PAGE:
JUNEAU, Alaska — The Latest on the Alaska legislative session (all times local):
Alaska House Speaker Bryce Edgmon says there doesn’t appear to be support at this point to extend the legislative session by another 10 days.
Another alternative for lawmakers to complete their work is to meet in special session.
Wednesday marked the 121-day constitutional deadline for the regular session to end. Major issues, including the budget and a plan for addressing Alaska’s multibillion-dollar deficit, remain unresolved.
The House’s lengthy floor calendar Wednesday included bills unrelated to the fiscal situation that will not die when this regular session ends.
Edgmon says ideally the House would be working on fiscal issues with the Senate. But the two sides are at odds over how best to move forward.
Edgmon says the House promised it would continue working on other bills while in session.
The Alaska Legislature has paved a way for ride-share companies to do business in the state.
The Senate on Wednesday unanimously approved legislation setting out rules for ride-share companies that previously passed the House. The measure next goes to Gov. Bill Walker for consideration.
The bill had faced criticism from taxi companies worried that the entrance of ride-share groups, like Uber or Lyft, would drive down wages for their drivers.
Sen. Mia Costello, an Anchorage Republican, called the measure a jobs bill that also will give Alaskans additional transportation options. She and Sen. Anna MacKinnon, another supporter of the bill, hugged following the Senate vote.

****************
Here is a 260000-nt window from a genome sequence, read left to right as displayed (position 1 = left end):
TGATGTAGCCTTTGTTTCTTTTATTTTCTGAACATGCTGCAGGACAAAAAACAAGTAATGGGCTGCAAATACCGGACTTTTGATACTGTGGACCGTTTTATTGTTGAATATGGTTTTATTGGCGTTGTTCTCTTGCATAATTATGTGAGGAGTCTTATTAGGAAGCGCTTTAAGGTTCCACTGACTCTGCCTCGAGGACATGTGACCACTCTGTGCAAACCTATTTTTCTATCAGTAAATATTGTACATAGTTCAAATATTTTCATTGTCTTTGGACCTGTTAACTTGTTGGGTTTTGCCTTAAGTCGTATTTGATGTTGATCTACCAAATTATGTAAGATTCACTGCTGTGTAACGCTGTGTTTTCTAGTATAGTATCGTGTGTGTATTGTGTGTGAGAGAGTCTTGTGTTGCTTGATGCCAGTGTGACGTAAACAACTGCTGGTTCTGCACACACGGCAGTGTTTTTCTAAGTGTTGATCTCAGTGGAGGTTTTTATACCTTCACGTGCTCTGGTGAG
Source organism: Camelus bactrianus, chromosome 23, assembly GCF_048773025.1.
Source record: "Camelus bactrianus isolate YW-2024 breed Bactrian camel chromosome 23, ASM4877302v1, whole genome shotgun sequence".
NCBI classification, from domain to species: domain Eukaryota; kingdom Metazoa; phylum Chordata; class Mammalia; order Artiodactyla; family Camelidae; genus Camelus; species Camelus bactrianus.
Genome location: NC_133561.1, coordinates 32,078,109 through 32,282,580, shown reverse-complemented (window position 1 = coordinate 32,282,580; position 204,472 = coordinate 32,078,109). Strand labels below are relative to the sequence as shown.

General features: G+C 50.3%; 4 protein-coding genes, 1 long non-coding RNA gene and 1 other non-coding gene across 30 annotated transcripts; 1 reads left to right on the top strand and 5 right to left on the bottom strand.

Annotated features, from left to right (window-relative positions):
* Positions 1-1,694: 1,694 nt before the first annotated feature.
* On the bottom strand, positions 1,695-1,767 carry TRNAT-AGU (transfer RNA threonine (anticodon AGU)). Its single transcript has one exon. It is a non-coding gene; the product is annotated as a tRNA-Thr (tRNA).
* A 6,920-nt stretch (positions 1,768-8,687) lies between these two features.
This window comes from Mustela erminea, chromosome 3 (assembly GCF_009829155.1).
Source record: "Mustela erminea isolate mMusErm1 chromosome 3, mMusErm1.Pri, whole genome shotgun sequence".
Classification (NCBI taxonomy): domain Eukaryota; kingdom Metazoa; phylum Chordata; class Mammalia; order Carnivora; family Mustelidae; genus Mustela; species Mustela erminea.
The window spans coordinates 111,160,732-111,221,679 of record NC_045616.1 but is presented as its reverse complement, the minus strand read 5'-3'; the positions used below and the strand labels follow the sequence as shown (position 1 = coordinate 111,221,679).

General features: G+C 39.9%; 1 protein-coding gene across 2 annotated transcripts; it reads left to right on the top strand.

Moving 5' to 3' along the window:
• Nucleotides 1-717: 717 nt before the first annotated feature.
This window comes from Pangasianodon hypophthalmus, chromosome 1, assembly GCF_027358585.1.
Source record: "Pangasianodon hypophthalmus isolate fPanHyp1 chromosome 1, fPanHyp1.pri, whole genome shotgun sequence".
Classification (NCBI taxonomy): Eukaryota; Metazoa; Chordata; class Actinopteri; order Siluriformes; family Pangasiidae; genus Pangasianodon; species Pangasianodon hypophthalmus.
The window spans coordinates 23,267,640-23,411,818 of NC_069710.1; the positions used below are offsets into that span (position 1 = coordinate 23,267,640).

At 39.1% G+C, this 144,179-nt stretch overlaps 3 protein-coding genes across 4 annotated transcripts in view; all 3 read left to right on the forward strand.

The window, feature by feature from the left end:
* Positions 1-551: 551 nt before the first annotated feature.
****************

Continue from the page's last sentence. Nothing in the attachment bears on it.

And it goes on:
Wednesday marked a constitutional deadline for Alaska lawmakers to end their regular session. But with a budget and plan for addressing Alaska’s multibillion-dollar deficit unresolved, more time is needed.
Options include extending for another 10 days, which requires two-thirds support in each chamber, or looking to Gov. Bill Walker to call a special session.
House Minority Leader Charisse Millett said Tuesday that her caucus was not inclined to support a 10-day extension. She said the House majority, during the already extended session, had failed to stay focused on the budget and a fiscal solution.
The House and Senate also remain at odds over oil tax and credit policy. While there’s general agreement about ending cashable tax credits, House majority members have favored additional tax changes.